“Our family were some of the first settlers in the Lemhi Valley in 1856, and five generations of us have been on the land ranching. We know how important the Land and Water Conservation Fund has been not only for public recreation, but for ranchers that rely on those lands to move their cattle into grazing areas. In an area that’s 92 percent public lands you would think, ‘Why in the heck do we need land and water conservation funding’? There are plenty of reasons and one of the big challenges we face where we have vast tracts of public lands is access—and if you don’t have access to these public lands, what do you have? Access to public lands is one of the biggest economic drivers in the State of Idaho. It's what attracts new talent and new businesses to our state. The Land and Water Conservation Fund is an important part of making sure those things remain.”
Tim Murphy, Boise, ID, Retired, State Director, Bureau of Land Management
“From my perspective, throughout my career at the BLM, whenever the Land and Water Conservation Fund could work as a platform for folks to collaborate and negotiate and come up with feasible options that allow land to stay in agriculture, that's a win-win for the environment, for the local social and cultural network, and for local economies. There are many aspects of the Land and Water Conservation Fund, but its ability to support open space by keeping private land in agriculture in this beautiful state is a key and big reason for the LWCF to be renewed. Permanent reauthorization of the Fund would allow not only short-term opportunities that come up to preserve lands, it allows people to form long-term collaborative groups and apply funds in meaningful ways when the timing is right in the future. When we maintain open space that involves working landscapes we provide a tremendous opportunity for recreationists, wildlife, and for those who just want to know that in America there are places that remain healthy and open. In Idaho, the Land and Water Conservation Fund can greatly assist us in continuing this tradition.”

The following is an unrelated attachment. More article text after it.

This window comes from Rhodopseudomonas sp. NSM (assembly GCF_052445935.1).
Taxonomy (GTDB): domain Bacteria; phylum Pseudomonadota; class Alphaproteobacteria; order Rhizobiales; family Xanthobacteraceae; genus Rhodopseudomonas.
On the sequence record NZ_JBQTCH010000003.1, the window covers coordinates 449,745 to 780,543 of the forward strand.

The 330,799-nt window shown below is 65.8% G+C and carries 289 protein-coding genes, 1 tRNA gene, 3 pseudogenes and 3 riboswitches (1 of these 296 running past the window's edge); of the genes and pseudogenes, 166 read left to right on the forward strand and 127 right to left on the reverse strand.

Tom Tidwell, McCall, ID, Former Chief, U.S. Forest Service
“The real beauty of the Land and Water Conservation Fund is the way that it helps everyone— not only through acquiring parcels of private land within national forests and our national parks and making them accessible to the public, but also how it provides grant funding to states and communities for local outdoor projects. Another way that the Fund benefits Americans is when a family that, for whatever reason, may be faced with selling a working ranch to developers. Instead, the program can provide these families with the option of a conservation easement that gives them adequate funds to help them keep their property whole and be able to stay on their family ranch. That benefits all of us today and for the future. Every Land and Water Conservation Fund project that I have worked on during my career with the Forest Service has saved the public money. The question should not be whether the Fund is reauthorized, but how much more can we put into this valuable program that touches virtually every community in America.”
Dennis Montoya, Las Cruces, NM, Executive Director, New Mexico League of United Latin American Citizens